By Mark Dawidziak
No question, one of my all-time favorite episodes. I've been pretty much on the record for more than twenty years, proclaiming often that this is second only to "Horror in the Heights" in terms of quality and, not coincidentally, my affections. For the first time on the series, the supernatural concept is fresh and the execution as funny as it is frightening. On so many levels, I continue to take great delight in "The Spanish Moss Murders." This is what I first wrote about the episode for Night Stalking (1991), and time and repeated viewings have not altered that opinion:
The balanced mixture of suspense, atmosphere, terror and comedy makes this episode one of the series' finest outings. Only "Horror in the Heights" was a better realization of Kolchak: The Night Stalker could have been on a weekly (not weakly) basis.
Much to love here:
Love the whole notion of a nightmare monster who can live independently of the dream. Fresh ideas and fresh takes on familiar ideas are hen's teeth in the horror field (like a great clue in the mystery field). The dream-scape horror story is quite common today, but not so much in 1974 (although there are certainly echoes of it in some classic short stories and in episodes of fantasy anthology shows). Combining that notion with the Peremalfait bogeyman with the dream stuff was as as imaginative as it was unnerving.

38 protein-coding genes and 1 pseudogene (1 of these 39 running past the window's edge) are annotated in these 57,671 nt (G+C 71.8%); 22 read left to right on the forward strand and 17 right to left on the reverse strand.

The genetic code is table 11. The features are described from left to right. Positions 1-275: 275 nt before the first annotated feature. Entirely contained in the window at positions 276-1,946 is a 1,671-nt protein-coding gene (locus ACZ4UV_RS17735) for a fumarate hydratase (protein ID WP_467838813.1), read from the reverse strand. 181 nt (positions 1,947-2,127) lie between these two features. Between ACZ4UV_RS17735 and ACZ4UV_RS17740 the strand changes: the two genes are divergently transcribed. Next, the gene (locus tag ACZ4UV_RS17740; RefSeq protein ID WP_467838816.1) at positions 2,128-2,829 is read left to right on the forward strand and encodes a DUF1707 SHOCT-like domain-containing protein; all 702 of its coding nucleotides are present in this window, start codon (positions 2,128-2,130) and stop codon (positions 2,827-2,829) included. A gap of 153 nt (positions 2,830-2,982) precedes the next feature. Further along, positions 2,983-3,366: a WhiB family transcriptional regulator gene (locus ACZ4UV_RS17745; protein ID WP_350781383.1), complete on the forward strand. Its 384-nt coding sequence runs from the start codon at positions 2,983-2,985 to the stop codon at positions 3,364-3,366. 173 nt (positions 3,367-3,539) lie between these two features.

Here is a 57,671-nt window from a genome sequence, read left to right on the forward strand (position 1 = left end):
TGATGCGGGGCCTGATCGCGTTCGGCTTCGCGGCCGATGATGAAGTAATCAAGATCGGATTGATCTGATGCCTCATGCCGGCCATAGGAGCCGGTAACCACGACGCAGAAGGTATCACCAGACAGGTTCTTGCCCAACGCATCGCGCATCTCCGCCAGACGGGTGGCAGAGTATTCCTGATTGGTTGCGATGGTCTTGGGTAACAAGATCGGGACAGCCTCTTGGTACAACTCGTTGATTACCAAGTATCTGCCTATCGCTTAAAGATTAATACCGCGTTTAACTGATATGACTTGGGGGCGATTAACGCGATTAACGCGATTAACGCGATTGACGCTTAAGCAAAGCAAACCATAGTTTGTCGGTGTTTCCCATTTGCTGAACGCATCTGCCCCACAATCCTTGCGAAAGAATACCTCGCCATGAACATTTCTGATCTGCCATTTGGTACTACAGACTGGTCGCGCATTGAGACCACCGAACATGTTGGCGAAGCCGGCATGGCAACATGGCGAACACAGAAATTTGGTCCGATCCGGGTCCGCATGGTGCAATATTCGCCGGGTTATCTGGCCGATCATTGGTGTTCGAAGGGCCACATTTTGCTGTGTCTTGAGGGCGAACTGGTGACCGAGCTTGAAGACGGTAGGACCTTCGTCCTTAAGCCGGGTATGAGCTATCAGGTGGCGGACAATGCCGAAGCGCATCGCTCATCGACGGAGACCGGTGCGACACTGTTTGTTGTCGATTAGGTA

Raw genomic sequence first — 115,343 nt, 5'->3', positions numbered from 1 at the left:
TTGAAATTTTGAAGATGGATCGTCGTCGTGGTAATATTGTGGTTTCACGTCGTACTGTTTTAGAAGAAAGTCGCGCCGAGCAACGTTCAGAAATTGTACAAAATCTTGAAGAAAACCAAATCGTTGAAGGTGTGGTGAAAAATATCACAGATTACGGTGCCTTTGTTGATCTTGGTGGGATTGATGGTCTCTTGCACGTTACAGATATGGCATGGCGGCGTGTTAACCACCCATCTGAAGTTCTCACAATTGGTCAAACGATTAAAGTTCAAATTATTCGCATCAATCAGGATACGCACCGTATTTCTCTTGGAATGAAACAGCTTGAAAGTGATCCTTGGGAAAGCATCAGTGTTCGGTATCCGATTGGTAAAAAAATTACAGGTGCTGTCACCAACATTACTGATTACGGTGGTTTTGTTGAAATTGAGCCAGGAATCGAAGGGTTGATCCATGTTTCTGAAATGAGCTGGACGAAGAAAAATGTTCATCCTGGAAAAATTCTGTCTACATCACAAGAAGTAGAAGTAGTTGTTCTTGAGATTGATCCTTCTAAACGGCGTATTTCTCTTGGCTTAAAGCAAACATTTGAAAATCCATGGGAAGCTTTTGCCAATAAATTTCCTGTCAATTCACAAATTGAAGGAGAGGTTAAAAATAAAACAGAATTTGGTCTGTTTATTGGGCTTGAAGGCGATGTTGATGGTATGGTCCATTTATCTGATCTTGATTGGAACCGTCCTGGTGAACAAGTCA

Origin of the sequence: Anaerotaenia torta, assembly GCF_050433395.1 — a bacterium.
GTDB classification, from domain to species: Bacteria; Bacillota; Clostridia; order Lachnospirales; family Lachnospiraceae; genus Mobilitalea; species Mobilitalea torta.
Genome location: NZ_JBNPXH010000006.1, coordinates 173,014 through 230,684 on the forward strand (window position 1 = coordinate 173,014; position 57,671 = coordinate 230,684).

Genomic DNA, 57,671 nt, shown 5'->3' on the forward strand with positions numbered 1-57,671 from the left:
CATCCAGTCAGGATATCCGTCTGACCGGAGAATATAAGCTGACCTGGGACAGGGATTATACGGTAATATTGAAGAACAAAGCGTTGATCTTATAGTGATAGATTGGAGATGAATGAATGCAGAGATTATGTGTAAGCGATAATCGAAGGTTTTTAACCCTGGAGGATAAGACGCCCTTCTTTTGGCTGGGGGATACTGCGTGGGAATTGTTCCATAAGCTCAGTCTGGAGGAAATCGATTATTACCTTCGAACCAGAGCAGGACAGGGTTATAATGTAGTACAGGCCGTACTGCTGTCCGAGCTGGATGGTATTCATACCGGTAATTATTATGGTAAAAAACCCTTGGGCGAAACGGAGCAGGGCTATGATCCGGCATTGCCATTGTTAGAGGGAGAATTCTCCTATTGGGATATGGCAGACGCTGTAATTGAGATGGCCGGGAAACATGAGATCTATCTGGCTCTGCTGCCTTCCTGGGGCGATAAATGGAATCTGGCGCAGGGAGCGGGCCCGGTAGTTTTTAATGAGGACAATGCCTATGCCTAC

|Heavyweight cast: Keenan Wynn, Jack Palance and Ed Wynn.|
Love the whole interplay between Kolchak and Keenan Wynn's Captain Joe "Mad Dog" Siska, and how Carl gets under his skin and systematically destroys his mighty attempts to control a fiery temper. Wynn, one of Hollywood's best character actors, has several wonderful scenes as the frustrated police officer barely controlling his rage at Kolchak. Gotta love the exchange when Siska finally blows sky high. "Whatever happened to I'm okay, you're okay?" Carl asks the enraged police captain. "Well, to tell you the truth, you're not okay," Siska shouts back. "The people in group therapy didn't tell me I was ever going to meet anybody as un-okay as you are." They knew they had something with the teaming of McGavin and Wynn. They brought Wynn back for a second appearance as Siska in "Demon in Lace." Wynn, of course, had appeared, with his father, Ed Wynn, in the original TV production of Rod Serling's Requiem for a Heavyweight. And he was the writer in “A World of His Own,” the delightful 1960 Twilight Zone episode penned by Richard Matheson and ending the show's first season. In 1958, he played a compulsive gambler in “A Dip in the Pool,” a classic Alfred Hitchcock Presents episode based on a Roald Dahl story.
Love Carl's eerie opening narration, also one of the series' best, perfectly delivered by McGavin: "Maybe you have to brush with death before you can really reflect on life -- on the people and times that really meant something to you, like childhood, dreams of sailing on silver seas and wooden shoes, visions of sugar plums dancing. Silver seas, sugar plums. The visions, the nightmares of a child are perhaps the most frightening and horrifying . . . Some people who were in Chicago during the first stifling hot weeks of July would say that were so . . . if they were still alive."